Solidarity is not Good Enough

by

by Dani Gabriel

 

In a recent conversation with a faith leader I admire and respect, I inquired about what he saw as his responsibility to promote the leadership of women and gender nonconforming people. It was the day of the Kavanaugh hearings and I wanted to know, how are we as Christians working on this mess? What are we thinking about, and more important, what are we actively doing? His answer stung. While he talked about knowing his church is on a growing edge and wanting to be faithful, he didn’t discuss doing anything to promote leadership by women and gender nonconforming people, but focused on preventing harm to them and staying in relationship. He said he tries to listen to people and “allow them to pull my coattail when I’m falling short.”

 

I am a postulant for the diaconate in the Episcopal Diocese of California. I have been involved in a pretty intense preparation process for a couple of years, with a couple more to go along the journey before (God willing and the people consenting) I can be ordained. I am also a radical gender nonconforming queer woman with a ton of tattoos, weird hair, extensive trauma, and a lot to say. A friend who is in a similar process recently asked me “how are you doing this, as YOU?” It’s a great question. Leadership in Christian churches has mostly been closed to people like me. If we are included in God’s love, then we are included only to the extent that we are to be treated as human beings and allowed to be present, not that we are lifted up as leaders.

 

Solidarity is not enough. Jesus is not in solidarity with women. Jesus is fully engaged and promotes the leadership of women. He has a dialogue with the Samaritan woman who then goes out and preaches and converts, he learns a lesson from the Syrophenician woman. When we do more than just believe women but actually promote their voices and visions, change will come. Centering the leadership of women and gender nonconforming people is actually THE antidote to the devastating misogyny of the Kavanaugh hearings and the inhumanity of the Trump era, and no amount of organizing, or prayer, or policy change is going to get us there without it. In another conversation I had recently, a woman I was talking with about the leadership of women said “It means that there will be no homophobia. It means that there will be no tearing down of women, no bitches up in here. We won’t be talking about that. That means you can show up in a lace bra and fishnet stockings and you know you’re safe.”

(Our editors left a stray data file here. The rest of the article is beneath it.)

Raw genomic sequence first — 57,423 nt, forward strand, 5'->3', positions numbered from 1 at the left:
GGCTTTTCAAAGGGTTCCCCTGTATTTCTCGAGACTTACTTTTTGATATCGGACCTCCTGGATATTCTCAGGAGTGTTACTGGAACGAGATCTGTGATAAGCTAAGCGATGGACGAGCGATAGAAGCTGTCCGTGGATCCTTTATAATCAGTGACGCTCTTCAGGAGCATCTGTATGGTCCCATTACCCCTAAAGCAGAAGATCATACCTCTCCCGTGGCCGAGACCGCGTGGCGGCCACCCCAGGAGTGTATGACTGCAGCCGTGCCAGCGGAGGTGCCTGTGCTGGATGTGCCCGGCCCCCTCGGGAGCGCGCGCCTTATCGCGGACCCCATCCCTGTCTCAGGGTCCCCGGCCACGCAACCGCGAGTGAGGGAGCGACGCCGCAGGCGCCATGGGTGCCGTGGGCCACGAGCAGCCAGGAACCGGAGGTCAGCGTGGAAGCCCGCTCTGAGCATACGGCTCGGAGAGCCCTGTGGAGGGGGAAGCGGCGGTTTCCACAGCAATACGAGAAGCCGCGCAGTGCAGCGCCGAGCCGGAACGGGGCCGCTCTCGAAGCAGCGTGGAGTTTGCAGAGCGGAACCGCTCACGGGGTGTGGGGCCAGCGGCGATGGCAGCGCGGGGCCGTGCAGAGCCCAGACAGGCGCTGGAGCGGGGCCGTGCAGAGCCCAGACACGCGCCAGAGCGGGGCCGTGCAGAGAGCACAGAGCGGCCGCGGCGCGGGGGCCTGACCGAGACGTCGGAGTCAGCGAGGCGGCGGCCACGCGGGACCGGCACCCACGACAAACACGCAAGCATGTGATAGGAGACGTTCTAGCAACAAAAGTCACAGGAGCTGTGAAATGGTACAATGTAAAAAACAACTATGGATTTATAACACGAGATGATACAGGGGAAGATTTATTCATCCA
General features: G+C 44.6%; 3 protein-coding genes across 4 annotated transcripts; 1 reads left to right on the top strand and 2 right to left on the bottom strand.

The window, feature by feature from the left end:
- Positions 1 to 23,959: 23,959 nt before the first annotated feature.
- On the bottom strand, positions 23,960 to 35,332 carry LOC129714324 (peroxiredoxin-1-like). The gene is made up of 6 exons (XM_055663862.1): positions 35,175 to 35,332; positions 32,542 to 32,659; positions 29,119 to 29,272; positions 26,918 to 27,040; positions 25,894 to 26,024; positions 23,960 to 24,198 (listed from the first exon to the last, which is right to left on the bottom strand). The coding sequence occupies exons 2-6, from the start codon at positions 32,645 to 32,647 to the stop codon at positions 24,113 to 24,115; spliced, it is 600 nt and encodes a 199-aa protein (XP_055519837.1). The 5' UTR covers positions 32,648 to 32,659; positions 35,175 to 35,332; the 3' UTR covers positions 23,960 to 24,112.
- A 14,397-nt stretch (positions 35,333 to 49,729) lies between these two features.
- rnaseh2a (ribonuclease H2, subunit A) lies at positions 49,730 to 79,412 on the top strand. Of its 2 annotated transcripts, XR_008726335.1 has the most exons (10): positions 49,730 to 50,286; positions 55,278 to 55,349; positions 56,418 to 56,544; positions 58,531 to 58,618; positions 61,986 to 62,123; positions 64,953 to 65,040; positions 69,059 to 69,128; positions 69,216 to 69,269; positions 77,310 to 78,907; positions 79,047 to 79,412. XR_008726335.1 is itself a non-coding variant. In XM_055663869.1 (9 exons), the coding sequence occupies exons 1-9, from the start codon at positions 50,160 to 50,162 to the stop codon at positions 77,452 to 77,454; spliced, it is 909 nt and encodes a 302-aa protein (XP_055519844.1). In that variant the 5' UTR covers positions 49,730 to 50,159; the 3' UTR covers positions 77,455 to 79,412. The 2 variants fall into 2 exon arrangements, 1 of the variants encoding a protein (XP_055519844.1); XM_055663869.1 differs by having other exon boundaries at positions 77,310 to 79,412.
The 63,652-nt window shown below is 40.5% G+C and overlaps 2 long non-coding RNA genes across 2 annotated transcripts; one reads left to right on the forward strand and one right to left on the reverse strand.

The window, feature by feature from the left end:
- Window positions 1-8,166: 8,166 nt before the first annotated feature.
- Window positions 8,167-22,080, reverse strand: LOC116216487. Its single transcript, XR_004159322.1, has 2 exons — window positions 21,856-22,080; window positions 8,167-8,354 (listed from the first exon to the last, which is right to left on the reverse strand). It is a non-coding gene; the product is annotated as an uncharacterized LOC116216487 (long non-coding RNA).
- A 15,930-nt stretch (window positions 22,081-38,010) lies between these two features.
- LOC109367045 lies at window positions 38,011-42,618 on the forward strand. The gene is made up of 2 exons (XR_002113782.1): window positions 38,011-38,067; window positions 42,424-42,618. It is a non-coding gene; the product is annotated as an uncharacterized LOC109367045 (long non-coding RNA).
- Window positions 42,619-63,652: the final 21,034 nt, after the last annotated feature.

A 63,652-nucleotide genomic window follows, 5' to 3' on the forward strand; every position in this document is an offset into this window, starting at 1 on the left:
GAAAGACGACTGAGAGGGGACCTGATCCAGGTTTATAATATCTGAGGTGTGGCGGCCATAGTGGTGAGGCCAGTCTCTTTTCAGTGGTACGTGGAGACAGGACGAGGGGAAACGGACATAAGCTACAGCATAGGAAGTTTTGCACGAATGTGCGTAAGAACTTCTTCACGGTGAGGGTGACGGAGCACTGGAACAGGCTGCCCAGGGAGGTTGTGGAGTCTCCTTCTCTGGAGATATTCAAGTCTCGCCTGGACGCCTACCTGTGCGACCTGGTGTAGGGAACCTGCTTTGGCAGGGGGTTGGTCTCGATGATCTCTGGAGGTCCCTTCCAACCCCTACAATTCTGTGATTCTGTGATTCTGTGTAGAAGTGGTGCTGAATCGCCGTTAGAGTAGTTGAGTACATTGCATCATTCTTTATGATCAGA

There are so many reasons we strip women and gender nonconforming people of their credibility and deem them unbelievable and unsuitable to lead. If I can’t be ordained because I’m a trauma survivor, or because I’m a woman and gender nonconforming, or because I’m queer, what are we missing? If I can’t be my tattooed questionably gendered self and be a Sunday School teacher or a committee leader, what are we missing? If we allow people to participate “even though” they are members of marginalized groups but don’t consider them leaders or consider them for leadership positions, what are we really saying? I believe we’re accepting and actually promoting the same agenda as the Trump administration. More quietly, yes, but to the same devastating end.